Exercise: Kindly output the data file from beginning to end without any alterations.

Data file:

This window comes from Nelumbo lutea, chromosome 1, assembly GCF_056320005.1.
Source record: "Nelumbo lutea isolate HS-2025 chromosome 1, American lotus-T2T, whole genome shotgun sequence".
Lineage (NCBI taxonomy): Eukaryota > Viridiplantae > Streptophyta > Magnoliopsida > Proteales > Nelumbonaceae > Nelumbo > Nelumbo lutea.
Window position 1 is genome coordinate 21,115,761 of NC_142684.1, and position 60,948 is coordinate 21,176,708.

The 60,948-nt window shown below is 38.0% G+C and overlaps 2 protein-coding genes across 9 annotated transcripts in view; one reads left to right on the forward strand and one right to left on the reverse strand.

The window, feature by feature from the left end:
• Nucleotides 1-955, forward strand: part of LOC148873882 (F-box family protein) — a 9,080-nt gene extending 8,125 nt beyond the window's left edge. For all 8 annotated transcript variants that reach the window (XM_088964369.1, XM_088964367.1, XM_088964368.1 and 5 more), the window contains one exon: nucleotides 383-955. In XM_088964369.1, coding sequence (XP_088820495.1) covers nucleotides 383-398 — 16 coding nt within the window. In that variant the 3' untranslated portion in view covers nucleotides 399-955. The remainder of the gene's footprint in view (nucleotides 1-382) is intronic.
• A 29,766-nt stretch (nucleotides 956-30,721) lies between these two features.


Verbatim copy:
This window comes from Nelumbo lutea, chromosome 1, assembly GCF_056320005.1.
Source record: "Nelumbo lutea isolate HS-2025 chromosome 1, American lotus-T2T, whole genome shotgun sequence".
Lineage (NCBI taxonomy): Eukaryota > Viridiplantae > Streptophyta > Magnoliopsida > Proteales > Nelumbonaceae > Nelumbo > Nelumbo lutea.
Window position 1 is genome coordinate 21,115,761 of NC_142684.1, and position 60,948 is coordinate 21,176,708.

The 60,948-nt window shown below is 38.0% G+C and overlaps 2 protein-coding genes across 9 annotated transcripts in view; one reads left to right on the forward strand and one right to left on the reverse strand.

The window, feature by feature from the left end:
• Nucleotides 1-955, forward strand: part of LOC148873882 (F-box family protein) — a 9,080-nt gene extending 8,125 nt beyond the window's left edge. For all 8 annotated transcript variants that reach the window (XM_088964369.1, XM_088964367.1, XM_088964368.1 and 5 more), the window contains one exon: nucleotides 383-955. In XM_088964369.1, coding sequence (XP_088820495.1) covers nucleotides 383-398 — 16 coding nt within the window. In that variant the 3' untranslated portion in view covers nucleotides 399-955. The remainder of the gene's footprint in view (nucleotides 1-382) is intronic.
• A 29,766-nt stretch (nucleotides 956-30,721) lies between these two features.